Work on 'veiled reality' earns French physicist $1.4 million award
Prestigious Templeton Prize recognizes his theory that a new reality lurks behind matter and other observable phenomena.
For a young Frenchman, 1939 was a good time to think about alternative realities.Skip to next paragraph
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So it was that, on the eve of World War II, 17-year-old Bernard d'Espagnat first considered the idea that physical reality as it had been studied since the time of Sir Isaac Newton – consisting of measurable objects, light, gravity, and the like – may not be what it seems.
He would spend the next seven decades plumbing the philosophical implications of each new development in physics: What insights can science reveal about reality? About space? About time? He wrote 20 books, countless papers and articles, and is best known for positing that matter everywhere is entangled in a "veiled reality" that exists beneath time, space, and energy.
The University of Paris-Orsay theoretical physicist and philosopher of science is the 2009 winner of the Templeton Prize, an annual award of $1.4 million that "honors a living person who has made an exceptional contribution affirming life's spiritual dimension, whether through insight, discovery, or practical works." The Templeton Foundation announced the award Monday in Paris.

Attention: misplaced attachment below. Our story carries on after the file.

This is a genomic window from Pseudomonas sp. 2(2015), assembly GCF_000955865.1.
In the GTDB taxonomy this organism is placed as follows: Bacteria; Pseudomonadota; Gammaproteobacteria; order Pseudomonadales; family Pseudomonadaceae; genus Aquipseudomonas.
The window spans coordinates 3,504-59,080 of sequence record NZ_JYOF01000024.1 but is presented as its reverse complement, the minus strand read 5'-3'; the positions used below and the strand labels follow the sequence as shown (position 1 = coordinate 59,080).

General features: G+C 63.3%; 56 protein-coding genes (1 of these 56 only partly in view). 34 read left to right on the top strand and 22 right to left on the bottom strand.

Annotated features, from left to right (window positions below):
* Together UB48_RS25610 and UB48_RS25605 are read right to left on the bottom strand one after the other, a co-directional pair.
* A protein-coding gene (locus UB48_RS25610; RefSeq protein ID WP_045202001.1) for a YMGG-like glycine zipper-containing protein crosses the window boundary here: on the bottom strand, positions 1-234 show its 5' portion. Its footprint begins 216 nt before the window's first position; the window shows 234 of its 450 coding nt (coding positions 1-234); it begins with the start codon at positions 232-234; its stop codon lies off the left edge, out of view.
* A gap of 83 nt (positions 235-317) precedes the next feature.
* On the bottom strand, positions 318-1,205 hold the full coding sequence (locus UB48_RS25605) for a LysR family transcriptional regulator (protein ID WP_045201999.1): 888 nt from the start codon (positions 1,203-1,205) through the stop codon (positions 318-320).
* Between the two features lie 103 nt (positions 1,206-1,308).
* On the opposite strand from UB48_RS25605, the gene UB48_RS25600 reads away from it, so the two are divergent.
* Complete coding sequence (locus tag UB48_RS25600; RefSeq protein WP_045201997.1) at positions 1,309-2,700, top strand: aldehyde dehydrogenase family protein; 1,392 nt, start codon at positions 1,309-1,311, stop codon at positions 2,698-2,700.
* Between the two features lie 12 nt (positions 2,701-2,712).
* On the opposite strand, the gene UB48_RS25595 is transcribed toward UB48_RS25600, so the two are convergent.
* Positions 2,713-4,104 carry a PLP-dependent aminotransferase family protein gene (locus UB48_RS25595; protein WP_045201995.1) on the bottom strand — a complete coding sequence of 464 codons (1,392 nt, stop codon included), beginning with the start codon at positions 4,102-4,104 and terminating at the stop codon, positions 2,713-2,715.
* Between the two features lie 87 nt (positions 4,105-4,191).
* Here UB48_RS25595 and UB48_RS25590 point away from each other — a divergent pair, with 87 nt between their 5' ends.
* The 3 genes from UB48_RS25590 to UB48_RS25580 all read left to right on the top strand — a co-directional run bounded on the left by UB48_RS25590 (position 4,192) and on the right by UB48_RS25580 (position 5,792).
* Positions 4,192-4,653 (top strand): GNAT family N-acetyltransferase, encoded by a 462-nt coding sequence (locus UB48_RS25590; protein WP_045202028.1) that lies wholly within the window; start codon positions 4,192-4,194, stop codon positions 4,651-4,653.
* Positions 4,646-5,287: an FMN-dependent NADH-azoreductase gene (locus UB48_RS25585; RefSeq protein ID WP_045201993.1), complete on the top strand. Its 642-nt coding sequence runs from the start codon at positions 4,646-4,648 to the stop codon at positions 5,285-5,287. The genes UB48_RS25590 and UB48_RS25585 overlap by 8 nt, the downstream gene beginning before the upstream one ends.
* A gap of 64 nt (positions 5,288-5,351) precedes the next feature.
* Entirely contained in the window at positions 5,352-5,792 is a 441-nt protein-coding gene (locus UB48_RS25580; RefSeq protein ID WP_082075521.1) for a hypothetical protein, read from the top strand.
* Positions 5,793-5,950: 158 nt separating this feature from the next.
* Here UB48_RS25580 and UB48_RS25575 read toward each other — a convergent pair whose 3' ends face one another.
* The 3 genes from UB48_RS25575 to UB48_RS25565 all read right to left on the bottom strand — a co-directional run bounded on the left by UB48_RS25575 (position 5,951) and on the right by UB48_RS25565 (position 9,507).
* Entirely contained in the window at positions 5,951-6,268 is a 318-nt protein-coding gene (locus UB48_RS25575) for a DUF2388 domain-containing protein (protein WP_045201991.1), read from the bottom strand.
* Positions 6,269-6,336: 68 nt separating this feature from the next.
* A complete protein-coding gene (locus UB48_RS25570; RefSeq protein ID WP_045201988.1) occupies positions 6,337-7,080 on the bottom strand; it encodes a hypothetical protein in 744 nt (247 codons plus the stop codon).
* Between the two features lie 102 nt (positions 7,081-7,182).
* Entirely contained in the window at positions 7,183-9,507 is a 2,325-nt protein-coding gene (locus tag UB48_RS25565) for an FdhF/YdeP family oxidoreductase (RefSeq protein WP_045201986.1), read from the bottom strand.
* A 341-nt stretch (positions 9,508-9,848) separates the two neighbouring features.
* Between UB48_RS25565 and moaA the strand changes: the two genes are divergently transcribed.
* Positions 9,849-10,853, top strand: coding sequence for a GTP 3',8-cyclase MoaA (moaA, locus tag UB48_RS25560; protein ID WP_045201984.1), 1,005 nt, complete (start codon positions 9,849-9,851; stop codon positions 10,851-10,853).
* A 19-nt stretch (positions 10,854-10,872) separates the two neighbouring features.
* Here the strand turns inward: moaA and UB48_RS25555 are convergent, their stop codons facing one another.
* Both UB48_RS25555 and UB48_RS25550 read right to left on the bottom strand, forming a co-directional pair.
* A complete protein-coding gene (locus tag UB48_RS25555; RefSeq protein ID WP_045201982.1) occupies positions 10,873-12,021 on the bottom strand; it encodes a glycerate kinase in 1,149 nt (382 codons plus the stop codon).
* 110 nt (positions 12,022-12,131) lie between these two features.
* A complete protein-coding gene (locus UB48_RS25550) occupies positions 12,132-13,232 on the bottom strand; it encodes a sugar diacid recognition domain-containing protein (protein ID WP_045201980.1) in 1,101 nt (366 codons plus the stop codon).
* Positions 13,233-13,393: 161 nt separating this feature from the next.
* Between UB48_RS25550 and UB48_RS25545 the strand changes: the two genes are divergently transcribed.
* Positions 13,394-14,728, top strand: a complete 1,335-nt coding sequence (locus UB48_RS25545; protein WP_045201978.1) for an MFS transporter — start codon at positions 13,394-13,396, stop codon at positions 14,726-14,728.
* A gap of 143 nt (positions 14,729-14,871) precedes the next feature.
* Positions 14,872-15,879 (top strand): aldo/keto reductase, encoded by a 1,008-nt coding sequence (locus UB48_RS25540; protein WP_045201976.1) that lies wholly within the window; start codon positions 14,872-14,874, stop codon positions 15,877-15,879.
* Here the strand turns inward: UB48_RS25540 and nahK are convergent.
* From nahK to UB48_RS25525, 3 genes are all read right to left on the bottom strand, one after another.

Including Dr. d'Espagnat, five of the past 10 Templeton winners have been physicists or have had strong connections to the discipline. Other recent winners include a Cambridge University mathematician and an applied math professor at the University of Cape Town in South Africa.
The field of quantum physics was just emerging when d'Espagnat first encountered it before the war. D'Espagnat's guide was Louis de Broglie's "Research on Quantum Theory." This winner of the 1929 Nobel Prize suggested that all matter has wavelike qualities, in addition to its more recognizable features, that have little or nothing to do with the human concepts of space and time.
D'Espagnat split the war years between study in Vichy France's "youth workshops" and forced labor at the hands of Nazis in Vienna. By war's end, he was studying at Paris's Ecole Polytechnique en route to a PhD from the Sorbonne. During an illustrious career in theoretical physics, he helped advance the theory that a new reality lurks behind matter and other observable phenomena.